Making it Work: Email Marketing

Now that I am immersed in the world of email marketing I look at the topic with a fresh set of eyes. It’s fascinating to think about what makes “it” (it being email marketing) work and what doesn’t.

You have one ultimate goal when doing email marketing and that is to get people to read your emails. eMarketer published an interesting article in early July on email marketing open and click-thru rates. The article got me thinking and I wanted to share some of these ideas here.

eMarketer reports that emails sent to small and medium sized lists perform better than those sent to lists with more than 1,000 people. I’m thinking this is, in part, because you can have a better understanding of what people on a smaller list will want to read about. The smaller, more homogenous lists will have a clearer set of topics of common interest.

The Up Side
The article also provides insightful data on open rates by vertical industry. Guess what industry has the highest open rates? Religious and spiritual organizations. Having recently worked in the financial services market, I am somewhat surprised to also see Banking/finance at the top of the “open rate” list. Maybe the religious folk are praying for financial recovery…. who knows?

Also performing well on the vertical industry open rate list are restaurants and the travel industry. The travel industry doesn’t surprise me based on how many emails I get from United, Delta and others. Restaurants do give me a slight pause. In my neighborhood I can’t say restaurants seem like big users of email marketing (although they should be.)

The Flip Side
By comparison I also had great intrigue in those vertical industries who have abysmal open rates. I am surprised (and a bit dismayed) that consultants like the Wilson Marketing Group have very low open rates, especially those that have small (fewer than 100 people) on their list. Yikes! How can that be when we have such great expertise to share?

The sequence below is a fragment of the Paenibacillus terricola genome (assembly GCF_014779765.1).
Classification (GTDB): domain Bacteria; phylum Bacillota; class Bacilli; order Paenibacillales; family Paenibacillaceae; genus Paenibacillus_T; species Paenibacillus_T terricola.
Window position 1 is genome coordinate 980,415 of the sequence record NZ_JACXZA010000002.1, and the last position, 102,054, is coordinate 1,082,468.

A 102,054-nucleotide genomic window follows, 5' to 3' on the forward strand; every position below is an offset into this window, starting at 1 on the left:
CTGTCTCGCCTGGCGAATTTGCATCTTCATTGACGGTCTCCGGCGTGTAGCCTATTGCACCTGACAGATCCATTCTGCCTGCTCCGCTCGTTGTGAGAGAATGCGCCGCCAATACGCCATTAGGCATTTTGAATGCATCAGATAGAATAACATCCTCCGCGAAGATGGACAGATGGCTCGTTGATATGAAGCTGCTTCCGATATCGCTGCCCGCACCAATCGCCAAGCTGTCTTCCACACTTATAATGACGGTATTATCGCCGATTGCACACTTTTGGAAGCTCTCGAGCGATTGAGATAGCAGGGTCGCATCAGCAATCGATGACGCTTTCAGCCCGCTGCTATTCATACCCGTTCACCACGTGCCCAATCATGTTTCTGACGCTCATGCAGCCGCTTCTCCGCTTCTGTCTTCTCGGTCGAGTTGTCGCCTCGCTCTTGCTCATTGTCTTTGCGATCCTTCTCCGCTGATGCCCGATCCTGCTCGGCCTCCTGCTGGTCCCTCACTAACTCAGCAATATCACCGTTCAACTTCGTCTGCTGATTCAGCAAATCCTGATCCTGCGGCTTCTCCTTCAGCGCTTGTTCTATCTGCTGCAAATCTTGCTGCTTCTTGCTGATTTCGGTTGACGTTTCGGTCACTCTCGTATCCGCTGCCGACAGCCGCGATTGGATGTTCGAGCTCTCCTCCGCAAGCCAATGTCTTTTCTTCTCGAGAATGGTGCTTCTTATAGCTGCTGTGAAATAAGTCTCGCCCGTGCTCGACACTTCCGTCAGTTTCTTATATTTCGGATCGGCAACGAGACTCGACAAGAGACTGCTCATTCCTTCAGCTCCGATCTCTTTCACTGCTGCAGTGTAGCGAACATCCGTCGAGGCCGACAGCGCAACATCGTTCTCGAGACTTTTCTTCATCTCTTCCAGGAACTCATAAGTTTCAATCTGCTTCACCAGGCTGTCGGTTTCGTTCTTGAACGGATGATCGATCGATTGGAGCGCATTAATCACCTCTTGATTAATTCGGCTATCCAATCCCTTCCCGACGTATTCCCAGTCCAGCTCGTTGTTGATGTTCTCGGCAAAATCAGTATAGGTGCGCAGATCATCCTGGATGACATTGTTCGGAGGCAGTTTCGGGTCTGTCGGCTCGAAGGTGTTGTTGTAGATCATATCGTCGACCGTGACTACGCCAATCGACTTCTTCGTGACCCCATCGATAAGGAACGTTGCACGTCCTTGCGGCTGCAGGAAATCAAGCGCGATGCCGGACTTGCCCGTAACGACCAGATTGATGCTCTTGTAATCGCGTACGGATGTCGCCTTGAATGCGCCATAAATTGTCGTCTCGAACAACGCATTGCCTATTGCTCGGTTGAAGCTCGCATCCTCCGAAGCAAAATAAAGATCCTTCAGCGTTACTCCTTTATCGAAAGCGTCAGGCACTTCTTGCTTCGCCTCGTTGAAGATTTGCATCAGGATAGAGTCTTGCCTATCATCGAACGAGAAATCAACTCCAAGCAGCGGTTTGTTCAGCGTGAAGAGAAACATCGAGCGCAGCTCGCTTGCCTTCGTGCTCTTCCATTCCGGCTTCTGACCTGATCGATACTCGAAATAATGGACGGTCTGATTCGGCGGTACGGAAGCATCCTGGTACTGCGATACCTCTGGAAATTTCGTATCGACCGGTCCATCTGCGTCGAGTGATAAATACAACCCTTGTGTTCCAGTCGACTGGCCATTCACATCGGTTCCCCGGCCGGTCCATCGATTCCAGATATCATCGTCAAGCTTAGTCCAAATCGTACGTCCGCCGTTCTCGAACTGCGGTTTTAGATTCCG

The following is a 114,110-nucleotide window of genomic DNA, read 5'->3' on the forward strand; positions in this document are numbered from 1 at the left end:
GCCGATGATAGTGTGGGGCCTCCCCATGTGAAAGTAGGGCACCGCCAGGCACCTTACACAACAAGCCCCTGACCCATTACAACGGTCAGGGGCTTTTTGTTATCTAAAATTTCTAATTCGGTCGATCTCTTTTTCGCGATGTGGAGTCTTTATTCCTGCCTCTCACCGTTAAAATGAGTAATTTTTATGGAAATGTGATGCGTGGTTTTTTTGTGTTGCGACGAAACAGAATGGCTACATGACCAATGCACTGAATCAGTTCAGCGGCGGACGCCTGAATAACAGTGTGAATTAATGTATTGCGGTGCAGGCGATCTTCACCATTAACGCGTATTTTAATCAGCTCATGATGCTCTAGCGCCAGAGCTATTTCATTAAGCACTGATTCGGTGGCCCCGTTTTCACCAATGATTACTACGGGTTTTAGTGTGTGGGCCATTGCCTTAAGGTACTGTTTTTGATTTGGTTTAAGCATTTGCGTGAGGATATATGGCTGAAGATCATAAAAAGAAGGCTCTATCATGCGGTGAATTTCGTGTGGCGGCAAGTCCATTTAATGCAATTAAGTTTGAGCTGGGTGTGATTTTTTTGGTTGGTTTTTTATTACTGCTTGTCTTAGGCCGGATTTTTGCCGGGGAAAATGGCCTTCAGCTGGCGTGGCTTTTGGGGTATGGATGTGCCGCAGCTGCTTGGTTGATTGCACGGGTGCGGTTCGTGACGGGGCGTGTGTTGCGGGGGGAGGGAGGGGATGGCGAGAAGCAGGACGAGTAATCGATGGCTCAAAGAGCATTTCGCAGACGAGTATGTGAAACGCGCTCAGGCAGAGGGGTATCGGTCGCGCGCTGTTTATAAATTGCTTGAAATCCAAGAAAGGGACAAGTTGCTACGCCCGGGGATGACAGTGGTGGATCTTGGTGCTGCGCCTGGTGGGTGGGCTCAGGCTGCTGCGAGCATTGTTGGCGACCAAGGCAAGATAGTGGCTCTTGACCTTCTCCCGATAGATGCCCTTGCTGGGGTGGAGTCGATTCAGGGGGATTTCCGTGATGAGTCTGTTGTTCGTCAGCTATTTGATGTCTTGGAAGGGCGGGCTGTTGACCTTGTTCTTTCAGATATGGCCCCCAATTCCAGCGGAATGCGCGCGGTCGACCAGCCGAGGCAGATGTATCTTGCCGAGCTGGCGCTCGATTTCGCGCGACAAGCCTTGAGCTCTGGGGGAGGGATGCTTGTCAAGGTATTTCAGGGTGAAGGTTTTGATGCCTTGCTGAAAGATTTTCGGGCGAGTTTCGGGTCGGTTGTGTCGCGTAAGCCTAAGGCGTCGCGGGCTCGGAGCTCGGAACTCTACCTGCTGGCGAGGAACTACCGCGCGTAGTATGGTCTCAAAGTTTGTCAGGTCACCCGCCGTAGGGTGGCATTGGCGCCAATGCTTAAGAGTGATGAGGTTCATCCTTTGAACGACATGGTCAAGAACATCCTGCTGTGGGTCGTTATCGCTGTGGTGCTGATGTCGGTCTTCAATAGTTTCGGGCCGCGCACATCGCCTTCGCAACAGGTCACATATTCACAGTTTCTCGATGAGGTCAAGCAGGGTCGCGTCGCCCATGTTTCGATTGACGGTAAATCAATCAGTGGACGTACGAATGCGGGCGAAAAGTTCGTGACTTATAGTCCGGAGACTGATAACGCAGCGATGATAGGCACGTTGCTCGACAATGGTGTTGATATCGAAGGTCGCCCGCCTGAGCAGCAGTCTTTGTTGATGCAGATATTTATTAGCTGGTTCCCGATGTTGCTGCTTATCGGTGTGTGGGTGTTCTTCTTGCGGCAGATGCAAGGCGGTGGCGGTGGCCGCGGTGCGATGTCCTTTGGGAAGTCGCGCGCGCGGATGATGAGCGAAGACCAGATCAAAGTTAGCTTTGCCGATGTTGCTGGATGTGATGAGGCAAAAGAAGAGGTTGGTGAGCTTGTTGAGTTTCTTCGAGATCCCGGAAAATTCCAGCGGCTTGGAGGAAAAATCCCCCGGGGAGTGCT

As a take-away, it’s worth thinking about these email marketing topics. Be sure to consider the size of your email list. How well do you know them and what they want to read? The more you know them, the better you’ll do at creating content to keep them opening future emails. Also, realize that open rates vary by vertical industry. As you’re designing your campaign think about which vertical industries the people on your list belong to and how likely they will be to open your email.

Advertisements

Tags: , ,

2 Responses to “Making it Work: Email Marketing”

  1. Mike Ogden Says:

    Relevancy comes to mind. Smaller list means tighter focus on audience. Industry focus opens the door to not just customers but what competition is doing. Good blog post!

    Some things I’m wondering. Subject headers. Since the small business is sending out a regular e-newsletter, should it have the familiarity of a recurring name or lead with a benefit? Also, which day/time are best for sending? And if sending to corporate audience like a small biz client of mine does, how do you get past firewalls?

    Did I just give you some topic ideas for future posts?!

  2. shelleywilson Says:

    Mike,

    Welcome, and yes you did give me some good ideas for future posts. Quick answer to one of your questions. The industry best practice for day/time in the US is Tues, Wed or Thurs between 10am and 2pm. However, I suggest any email marketer study open rates and other statistics as they develop their strategy. If they happen to primarily email to a lot of people with hotmail, aol, etc. accounts then these might be personal accounts that get read only at night, so a night-time send would make more sense. Interestingly, in the UK much email gets opened at night because people would *never* check personal email at work. Bottom line, the better you know your audience, the better you can determine the right day/time to send for you email marketing campaign.

Leave a Reply

Fill in your details below or click an icon to log in:

WordPress.com Logo

You are commenting using your WordPress.com account. Log Out / Change )

Twitter picture

You are commenting using your Twitter account. Log Out / Change )

Facebook photo

You are commenting using your Facebook account. Log Out / Change )

Google+ photo

You are commenting using your Google+ account. Log Out / Change )

Connecting to %s


%d bloggers like this: